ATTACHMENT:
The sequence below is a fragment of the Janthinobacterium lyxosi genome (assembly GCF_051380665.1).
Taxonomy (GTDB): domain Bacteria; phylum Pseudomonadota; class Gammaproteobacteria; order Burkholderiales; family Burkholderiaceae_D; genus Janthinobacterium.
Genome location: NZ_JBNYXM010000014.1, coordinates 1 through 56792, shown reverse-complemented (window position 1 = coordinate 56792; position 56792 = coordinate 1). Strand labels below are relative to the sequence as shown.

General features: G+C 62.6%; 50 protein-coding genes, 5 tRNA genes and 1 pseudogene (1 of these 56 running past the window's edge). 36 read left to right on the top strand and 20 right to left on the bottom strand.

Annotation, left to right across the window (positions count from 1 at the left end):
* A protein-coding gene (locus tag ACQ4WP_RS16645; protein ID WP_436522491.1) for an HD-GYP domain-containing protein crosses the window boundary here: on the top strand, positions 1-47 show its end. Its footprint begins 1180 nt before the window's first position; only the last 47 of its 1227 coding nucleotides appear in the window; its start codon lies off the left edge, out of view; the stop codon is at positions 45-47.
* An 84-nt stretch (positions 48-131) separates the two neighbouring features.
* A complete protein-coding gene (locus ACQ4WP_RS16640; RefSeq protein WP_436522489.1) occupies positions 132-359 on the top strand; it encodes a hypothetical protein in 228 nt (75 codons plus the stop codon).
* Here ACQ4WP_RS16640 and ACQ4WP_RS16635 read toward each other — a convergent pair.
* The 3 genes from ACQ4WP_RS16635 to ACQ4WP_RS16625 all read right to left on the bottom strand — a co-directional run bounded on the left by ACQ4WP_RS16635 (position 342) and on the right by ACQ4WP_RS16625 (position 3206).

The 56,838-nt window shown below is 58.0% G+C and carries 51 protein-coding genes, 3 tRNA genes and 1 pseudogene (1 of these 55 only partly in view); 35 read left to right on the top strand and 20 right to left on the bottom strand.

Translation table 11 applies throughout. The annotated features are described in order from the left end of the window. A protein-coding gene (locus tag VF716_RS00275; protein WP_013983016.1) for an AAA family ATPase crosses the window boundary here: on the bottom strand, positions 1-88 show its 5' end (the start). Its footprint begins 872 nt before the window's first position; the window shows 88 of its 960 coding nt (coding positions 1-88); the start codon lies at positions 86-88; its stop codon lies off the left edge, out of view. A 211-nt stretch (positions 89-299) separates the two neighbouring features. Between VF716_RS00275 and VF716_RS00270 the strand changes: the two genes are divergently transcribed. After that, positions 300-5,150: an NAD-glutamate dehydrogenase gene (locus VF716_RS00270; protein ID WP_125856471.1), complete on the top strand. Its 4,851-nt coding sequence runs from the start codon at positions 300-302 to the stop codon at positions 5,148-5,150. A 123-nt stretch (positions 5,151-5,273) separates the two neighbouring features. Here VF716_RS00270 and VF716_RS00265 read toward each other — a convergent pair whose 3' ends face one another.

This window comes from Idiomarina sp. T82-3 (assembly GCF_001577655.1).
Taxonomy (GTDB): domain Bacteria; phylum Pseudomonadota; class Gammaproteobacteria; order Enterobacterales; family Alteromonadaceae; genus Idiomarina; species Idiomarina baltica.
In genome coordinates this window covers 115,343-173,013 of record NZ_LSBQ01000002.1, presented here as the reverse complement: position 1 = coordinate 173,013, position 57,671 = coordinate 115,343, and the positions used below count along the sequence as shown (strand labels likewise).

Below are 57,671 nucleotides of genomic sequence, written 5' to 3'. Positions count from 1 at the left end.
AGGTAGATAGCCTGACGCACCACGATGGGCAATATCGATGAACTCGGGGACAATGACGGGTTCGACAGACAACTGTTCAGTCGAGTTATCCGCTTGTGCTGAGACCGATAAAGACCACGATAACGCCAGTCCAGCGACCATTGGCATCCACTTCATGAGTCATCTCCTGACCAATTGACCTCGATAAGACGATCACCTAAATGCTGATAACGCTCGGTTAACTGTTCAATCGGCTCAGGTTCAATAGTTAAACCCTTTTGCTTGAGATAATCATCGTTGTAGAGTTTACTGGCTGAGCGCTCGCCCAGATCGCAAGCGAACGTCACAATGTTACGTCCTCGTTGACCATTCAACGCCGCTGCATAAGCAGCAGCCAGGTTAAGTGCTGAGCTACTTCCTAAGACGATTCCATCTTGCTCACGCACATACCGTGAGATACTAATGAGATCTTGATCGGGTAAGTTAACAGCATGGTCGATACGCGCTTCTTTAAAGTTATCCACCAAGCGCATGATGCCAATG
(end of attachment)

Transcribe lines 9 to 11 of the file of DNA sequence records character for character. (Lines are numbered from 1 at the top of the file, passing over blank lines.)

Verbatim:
* Here ACQ4WP_RS16640 and ACQ4WP_RS16635 read toward each other — a convergent pair.
* The 3 genes from ACQ4WP_RS16635 to ACQ4WP_RS16625 all read right to left on the bottom strand — a co-directional run bounded on the left by ACQ4WP_RS16635 (position 342) and on the right by ACQ4WP_RS16625 (position 3206).

The 56,838-nt window shown below is 58.0% G+C and carries 51 protein-coding genes, 3 tRNA genes and 1 pseudogene (1 of these 55 only partly in view); 35 read left to right on the top strand and 20 right to left on the bottom strand.